In fact, Hawkins reckons bar investment is the place to start, enabling promising bars to open, for example, or bankrolling renovations to allow existing bars to level up. Of course, patience is paramount.

“Investment is the first thing really,” says Hawkins. “For brands to invest in a few quality bars, knowing that it’s going to take some time to generate profit.”

“As brands, we can see what resources we can put into those markets, both to educate consumers and for growth. If we can keep this up, then I think we can really start working towards something in these markets.” Hawkins takes a macro view when it comes to brand investment, following the philosophy that a rising tide lifts all boats. “It doesn’t matter which brands [invest], but as long as brands can grow, the industry will generally grow with it,” he asserts. “We have the highest number of bars ever in the top 100 of 50 Best this year. Five of them. So how do we get the likes of Accra, or even Kinshasa, in the top 100? We need to figure out, as a continent, how we can work together,” he goes on.

This ideal is not without its challenges. For starters, bartender salaries leave a lot to be desired, and regardless of how passionate they might become, this affects the bartender view that it’s a viable career. “It’s a bit more difficult when it comes to some of these markets because it’s not easy with the money you make,” remarks Hawkins. In terms of consumers, it’s also worth noting that alcohol is not universally enjoyed.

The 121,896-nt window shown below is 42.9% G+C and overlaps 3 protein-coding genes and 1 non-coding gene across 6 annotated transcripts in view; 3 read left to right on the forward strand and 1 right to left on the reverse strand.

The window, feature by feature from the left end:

“From Kinshasa to West Africa, there’s a massive population that don’t drink; some of it has to do with religion, and some of it is from a cultural perspective of things.”

As for potential investors – outside of brands – there are concerns about the wisdom of putting cash into businesses that may not enjoy a steady supply of basic municipal services, such as electricity and running water. Culture shock is also huge for people from the developed world, whether they come as visitors or for business. Hawkins points out that despite this, emerging markets, by their very definition, offer an abundance of potential growth – and adventure – for the braver souls. “There’s something special that is still be unearthed in Africa. The creative culture, the hunger for education and the anticipation to have our markets shine on the global stage … success is waiting in the wings. We have some time to go, but it’s an exciting time ahead!” ———— The views and opinions expressed in this article are those of the author and do not necessarily reflect those of Freepour.